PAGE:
Kazakhstan’s ex-leader denies fleeing abroad amid protests

18 January 2022, 14:04

Nursultan Nazarbayev
President of Kazakhstan visit. Picture: PA

It is the first time that Nursultan Nazarbayev has spoken publicly about the protests.

Kazakhstan’s influential former leader has released a short video in which he talks about the violent unrest that engulfed the ex-Soviet nation earlier this month, and rejected reports alleging that he fled the country amid tensions with the current president.

It is the first time that Nursultan Nazarbayev – who ran Kazakhstan for 29 years after it gained independence and kept an influential post after stepping down as president in 2019 – has spoken publicly about the protests and the bloodshed they descended into.

He also denied there were tensions between him and his hand-picked successor, President Kassym-Jomart Tokayev. Some speculated that a rift between the two could have played a role in exacerbating the unrest.

President Kassym-Jomart Tokayev
President Kassym-Jomart Tokayev (Kazakhstan’s Presidential Press Service/AP)

Protests in Kazakhstan, an oil and gas-rich nation of 19 million in Central Asia, began on January 2 in a small western town over the near-doubling of fuel prices.

They spread quickly across the vast country, growing into a general protest against the authoritarian government and turning into violent riots that killed more than 220 people.

Mr Tokayev sought to calm the crowds by announcing a 180-day cap on fuel prices and removing Mr Nazarbayev as head of the National Security Council, an influential post he had occupied since stepping down.

The move was seen by some as an attempt to end the former leader’s patronage that had ignited tensions among Kazakhstan’s ruling elite, further fuelling the unrest.

In his video address on Tuesday, Mr Nazarbayev, 81, rejected these allegations, saying: “There is no conflict or confrontation within the country’s elite. The rumours in this regard are completely groundless.”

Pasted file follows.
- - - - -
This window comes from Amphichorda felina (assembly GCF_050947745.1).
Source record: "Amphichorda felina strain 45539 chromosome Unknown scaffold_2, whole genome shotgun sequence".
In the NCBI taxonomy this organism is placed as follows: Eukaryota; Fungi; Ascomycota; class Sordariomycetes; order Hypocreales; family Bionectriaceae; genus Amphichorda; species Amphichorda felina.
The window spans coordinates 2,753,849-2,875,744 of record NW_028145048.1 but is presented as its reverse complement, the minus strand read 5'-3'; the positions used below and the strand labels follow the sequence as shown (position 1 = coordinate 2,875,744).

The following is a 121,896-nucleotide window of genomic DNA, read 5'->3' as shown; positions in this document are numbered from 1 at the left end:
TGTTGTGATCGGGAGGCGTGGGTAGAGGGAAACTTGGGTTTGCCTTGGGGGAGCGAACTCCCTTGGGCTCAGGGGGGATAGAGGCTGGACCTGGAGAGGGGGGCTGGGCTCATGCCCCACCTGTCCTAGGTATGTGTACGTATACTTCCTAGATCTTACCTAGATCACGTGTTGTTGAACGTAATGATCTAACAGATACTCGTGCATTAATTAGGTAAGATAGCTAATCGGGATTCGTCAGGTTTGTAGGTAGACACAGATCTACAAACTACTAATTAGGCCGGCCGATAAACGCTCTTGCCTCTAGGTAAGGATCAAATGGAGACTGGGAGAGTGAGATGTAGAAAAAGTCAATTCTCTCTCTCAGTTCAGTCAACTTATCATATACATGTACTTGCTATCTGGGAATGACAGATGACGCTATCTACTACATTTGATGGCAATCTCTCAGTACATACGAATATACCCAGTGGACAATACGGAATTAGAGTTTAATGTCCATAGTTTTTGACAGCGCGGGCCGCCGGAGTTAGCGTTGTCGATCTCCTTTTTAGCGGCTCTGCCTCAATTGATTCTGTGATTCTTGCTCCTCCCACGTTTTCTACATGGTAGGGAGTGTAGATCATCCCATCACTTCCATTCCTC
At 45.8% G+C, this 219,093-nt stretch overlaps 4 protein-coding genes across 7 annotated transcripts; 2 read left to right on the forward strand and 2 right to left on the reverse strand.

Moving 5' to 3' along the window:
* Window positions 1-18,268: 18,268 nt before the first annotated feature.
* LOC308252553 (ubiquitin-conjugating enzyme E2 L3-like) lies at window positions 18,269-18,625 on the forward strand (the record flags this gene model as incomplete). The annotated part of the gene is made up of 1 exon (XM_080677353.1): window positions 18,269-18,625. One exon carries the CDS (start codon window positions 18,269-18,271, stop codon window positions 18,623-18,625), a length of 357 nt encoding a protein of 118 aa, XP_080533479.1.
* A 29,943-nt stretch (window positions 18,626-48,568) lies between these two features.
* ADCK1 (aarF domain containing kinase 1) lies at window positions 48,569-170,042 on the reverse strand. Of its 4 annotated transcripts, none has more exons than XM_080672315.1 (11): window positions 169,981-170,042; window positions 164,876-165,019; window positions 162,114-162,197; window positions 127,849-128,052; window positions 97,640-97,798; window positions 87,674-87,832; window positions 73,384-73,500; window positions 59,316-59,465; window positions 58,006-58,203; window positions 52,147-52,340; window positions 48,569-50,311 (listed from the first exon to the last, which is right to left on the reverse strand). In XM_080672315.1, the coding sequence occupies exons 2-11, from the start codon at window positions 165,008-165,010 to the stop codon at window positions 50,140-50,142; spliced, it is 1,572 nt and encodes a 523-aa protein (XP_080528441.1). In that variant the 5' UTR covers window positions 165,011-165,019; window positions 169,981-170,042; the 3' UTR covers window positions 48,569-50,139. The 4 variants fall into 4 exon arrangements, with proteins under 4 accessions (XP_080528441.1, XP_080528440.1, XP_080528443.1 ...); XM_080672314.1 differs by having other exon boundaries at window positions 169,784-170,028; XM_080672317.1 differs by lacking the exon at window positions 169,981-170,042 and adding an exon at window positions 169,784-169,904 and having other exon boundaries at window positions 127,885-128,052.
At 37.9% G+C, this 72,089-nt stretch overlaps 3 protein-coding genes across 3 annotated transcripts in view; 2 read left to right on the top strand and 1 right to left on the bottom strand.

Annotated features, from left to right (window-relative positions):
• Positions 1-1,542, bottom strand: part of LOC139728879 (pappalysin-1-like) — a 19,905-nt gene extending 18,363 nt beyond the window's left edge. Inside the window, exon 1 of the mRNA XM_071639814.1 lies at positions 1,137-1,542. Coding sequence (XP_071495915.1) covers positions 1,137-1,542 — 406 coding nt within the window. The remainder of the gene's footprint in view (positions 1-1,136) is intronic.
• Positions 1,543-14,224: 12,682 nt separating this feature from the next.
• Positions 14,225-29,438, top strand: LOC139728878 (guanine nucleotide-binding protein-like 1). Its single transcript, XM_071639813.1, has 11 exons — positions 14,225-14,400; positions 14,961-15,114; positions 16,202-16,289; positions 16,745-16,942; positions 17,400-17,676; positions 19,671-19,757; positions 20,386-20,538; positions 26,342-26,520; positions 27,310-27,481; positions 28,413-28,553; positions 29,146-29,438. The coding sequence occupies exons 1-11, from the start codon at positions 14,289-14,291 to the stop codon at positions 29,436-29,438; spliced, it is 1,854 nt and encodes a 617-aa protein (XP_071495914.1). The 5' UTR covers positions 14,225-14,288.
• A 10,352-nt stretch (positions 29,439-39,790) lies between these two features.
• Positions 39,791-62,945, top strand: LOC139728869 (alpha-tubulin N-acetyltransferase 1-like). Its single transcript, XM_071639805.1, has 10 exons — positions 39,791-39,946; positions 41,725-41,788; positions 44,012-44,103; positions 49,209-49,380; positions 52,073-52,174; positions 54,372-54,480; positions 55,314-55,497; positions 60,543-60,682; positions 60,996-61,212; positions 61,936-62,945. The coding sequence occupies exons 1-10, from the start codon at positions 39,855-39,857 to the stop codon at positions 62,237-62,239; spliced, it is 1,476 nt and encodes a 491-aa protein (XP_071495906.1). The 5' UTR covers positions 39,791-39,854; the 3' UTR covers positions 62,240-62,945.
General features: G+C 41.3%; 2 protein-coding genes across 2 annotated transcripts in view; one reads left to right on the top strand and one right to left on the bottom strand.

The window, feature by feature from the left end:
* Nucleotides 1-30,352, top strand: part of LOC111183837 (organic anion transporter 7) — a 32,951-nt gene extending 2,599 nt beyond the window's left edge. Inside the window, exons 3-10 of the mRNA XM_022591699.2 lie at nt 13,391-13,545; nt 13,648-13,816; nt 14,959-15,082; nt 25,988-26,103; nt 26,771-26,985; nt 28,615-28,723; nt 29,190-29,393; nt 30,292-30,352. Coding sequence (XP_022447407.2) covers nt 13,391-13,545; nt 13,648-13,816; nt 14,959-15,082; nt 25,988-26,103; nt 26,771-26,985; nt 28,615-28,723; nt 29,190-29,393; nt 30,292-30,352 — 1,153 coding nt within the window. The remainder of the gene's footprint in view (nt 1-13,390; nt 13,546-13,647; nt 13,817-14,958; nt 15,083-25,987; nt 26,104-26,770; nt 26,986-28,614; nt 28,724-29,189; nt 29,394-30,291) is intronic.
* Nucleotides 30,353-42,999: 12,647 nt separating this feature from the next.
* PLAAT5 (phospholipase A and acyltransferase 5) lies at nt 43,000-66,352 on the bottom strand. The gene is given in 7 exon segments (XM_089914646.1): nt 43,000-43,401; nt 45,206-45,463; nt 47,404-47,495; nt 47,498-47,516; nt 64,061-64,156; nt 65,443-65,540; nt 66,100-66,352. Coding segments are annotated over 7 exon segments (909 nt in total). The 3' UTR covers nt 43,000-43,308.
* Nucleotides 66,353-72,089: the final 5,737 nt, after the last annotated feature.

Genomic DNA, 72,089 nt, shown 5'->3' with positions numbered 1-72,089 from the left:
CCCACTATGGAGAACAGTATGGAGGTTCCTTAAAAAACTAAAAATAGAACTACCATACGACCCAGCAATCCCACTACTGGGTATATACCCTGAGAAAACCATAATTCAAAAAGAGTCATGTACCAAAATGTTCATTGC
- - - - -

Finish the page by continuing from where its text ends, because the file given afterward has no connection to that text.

Kazakhstan
Russian troops with the Collective Security Treaty Organisation in Almaty, Kazakhstan (Vladimir Tretyakov/NUR.KZ/AP)

He brushed off reports that claimed he had fled the country, and backed Mr Tokayev’s move to take over as head of the National Security Council.

“In 2019, I handed over the presidential authority to Kassym-Jomart Tokayev, and have ever since been a retiree, currently enjoying retirement in the capital of Kazakhstan, having never left anywhere,” he said.

“President Kassym-Jomart Tokayev has the full power, he’s the chairman of the Security Council.”

According to Kazakhstan’s officials, 227 people died in the violence, including 19 police officers and servicemen, after health minister Azhar Giniyat said two more people who were injured in the unrest had died in hospital.

More than 4,300 people were injured, and thousands have been detained by authorities.

To quell the unrest, Mr Tokayev requested help from the Russia-led military alliance, the Collective Security Treaty Organisation, which is made up of six former Soviet nations.

The bloc sent more than 2,000 troops to Kazakhstan and withdrew them after several days.

By Press Association

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